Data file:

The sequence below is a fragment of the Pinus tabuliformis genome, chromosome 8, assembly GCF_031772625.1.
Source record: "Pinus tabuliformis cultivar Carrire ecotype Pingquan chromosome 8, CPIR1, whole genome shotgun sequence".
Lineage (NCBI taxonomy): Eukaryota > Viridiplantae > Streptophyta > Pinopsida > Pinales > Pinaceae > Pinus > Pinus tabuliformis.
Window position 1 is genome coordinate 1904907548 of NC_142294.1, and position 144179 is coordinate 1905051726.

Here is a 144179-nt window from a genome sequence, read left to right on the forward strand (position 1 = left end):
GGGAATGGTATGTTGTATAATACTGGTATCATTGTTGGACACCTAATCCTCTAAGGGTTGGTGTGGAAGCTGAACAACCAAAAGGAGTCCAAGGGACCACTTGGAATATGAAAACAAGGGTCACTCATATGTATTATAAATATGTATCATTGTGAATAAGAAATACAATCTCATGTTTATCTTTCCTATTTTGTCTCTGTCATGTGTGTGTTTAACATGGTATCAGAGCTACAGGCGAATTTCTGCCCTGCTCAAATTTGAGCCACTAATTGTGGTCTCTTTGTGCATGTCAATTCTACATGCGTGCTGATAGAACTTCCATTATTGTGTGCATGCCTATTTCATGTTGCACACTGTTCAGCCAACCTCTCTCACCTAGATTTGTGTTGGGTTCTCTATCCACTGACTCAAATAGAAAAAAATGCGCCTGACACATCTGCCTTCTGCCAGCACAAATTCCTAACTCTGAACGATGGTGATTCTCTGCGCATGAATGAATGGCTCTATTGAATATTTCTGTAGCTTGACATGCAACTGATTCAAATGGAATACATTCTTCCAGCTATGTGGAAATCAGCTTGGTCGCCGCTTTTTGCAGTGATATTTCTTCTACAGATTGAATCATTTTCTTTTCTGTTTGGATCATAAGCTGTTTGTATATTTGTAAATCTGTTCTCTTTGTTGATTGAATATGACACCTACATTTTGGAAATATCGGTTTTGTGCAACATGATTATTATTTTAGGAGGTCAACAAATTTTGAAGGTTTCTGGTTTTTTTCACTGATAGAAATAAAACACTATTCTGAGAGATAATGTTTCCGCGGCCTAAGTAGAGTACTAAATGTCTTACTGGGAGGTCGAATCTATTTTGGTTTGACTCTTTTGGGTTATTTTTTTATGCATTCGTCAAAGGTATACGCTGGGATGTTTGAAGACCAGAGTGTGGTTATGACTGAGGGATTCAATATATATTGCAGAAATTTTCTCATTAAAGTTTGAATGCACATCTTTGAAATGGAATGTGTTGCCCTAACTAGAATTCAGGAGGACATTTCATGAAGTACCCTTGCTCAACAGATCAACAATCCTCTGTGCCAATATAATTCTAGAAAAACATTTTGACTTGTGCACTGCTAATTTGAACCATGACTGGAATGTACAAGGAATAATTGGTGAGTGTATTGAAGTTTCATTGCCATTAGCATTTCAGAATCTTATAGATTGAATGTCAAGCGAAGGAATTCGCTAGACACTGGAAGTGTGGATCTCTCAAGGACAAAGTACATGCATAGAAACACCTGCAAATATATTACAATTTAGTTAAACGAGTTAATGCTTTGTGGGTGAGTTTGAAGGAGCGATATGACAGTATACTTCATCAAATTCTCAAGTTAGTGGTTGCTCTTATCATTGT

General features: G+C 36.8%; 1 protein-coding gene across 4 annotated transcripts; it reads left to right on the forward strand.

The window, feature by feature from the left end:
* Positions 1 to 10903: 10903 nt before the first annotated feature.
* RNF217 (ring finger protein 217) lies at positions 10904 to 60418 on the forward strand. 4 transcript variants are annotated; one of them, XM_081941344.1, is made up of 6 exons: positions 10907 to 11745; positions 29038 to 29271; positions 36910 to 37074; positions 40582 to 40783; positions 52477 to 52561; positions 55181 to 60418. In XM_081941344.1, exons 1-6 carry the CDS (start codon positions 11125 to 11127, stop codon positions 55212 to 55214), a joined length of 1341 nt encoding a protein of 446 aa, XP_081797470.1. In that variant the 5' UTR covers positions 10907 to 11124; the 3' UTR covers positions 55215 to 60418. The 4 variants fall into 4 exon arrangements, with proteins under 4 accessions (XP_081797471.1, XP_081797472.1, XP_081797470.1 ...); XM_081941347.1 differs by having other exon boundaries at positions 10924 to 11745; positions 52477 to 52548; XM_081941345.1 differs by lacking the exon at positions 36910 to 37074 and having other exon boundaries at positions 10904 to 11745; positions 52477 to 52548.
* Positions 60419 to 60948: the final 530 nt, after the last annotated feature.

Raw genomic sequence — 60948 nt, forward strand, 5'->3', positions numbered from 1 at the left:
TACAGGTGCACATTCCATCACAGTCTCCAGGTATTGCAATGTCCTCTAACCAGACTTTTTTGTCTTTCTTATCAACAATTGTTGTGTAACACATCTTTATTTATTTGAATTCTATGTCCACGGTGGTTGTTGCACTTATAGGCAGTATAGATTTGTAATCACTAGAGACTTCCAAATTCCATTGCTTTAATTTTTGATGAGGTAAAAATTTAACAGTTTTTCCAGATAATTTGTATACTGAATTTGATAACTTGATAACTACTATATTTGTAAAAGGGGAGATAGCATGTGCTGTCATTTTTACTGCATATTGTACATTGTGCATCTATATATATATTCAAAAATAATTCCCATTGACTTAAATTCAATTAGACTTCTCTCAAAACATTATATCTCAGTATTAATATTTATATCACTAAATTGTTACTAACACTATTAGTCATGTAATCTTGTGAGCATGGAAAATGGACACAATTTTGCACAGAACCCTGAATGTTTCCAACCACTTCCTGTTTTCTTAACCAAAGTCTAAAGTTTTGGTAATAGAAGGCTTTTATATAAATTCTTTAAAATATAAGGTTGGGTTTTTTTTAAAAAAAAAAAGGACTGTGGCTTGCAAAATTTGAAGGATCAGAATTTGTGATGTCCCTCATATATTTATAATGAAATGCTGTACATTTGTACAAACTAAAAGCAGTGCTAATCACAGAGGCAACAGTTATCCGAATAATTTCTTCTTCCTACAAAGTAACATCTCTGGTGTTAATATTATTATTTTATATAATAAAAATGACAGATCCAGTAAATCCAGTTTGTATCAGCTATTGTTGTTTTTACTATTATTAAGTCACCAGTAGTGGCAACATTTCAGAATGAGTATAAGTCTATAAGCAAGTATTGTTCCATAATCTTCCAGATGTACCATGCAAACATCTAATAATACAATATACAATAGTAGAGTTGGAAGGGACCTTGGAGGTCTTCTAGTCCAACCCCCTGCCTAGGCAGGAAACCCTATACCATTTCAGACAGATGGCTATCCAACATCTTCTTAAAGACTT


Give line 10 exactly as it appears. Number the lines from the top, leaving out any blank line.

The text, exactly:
* RNF217 (ring finger protein 217) lies at positions 10904 to 60418 on the forward strand. 4 transcript variants are annotated; one of them, XM_081941344.1, is made up of 6 exons: positions 10907 to 11745; positions 29038 to 29271; positions 36910 to 37074; positions 40582 to 40783; positions 52477 to 52561; positions 55181 to 60418. In XM_081941344.1, exons 1-6 carry the CDS (start codon positions 11125 to 11127, stop codon positions 55212 to 55214), a joined length of 1341 nt encoding a protein of 446 aa, XP_081797470.1. In that variant the 5' UTR covers positions 10907 to 11124; the 3' UTR covers positions 55215 to 60418. The 4 variants fall into 4 exon arrangements, with proteins under 4 accessions (XP_081797471.1, XP_081797472.1, XP_081797470.1 ...); XM_081941347.1 differs by having other exon boundaries at positions 10924 to 11745; positions 52477 to 52548; XM_081941345.1 differs by lacking the exon at positions 36910 to 37074 and having other exon boundaries at positions 10904 to 11745; positions 52477 to 52548.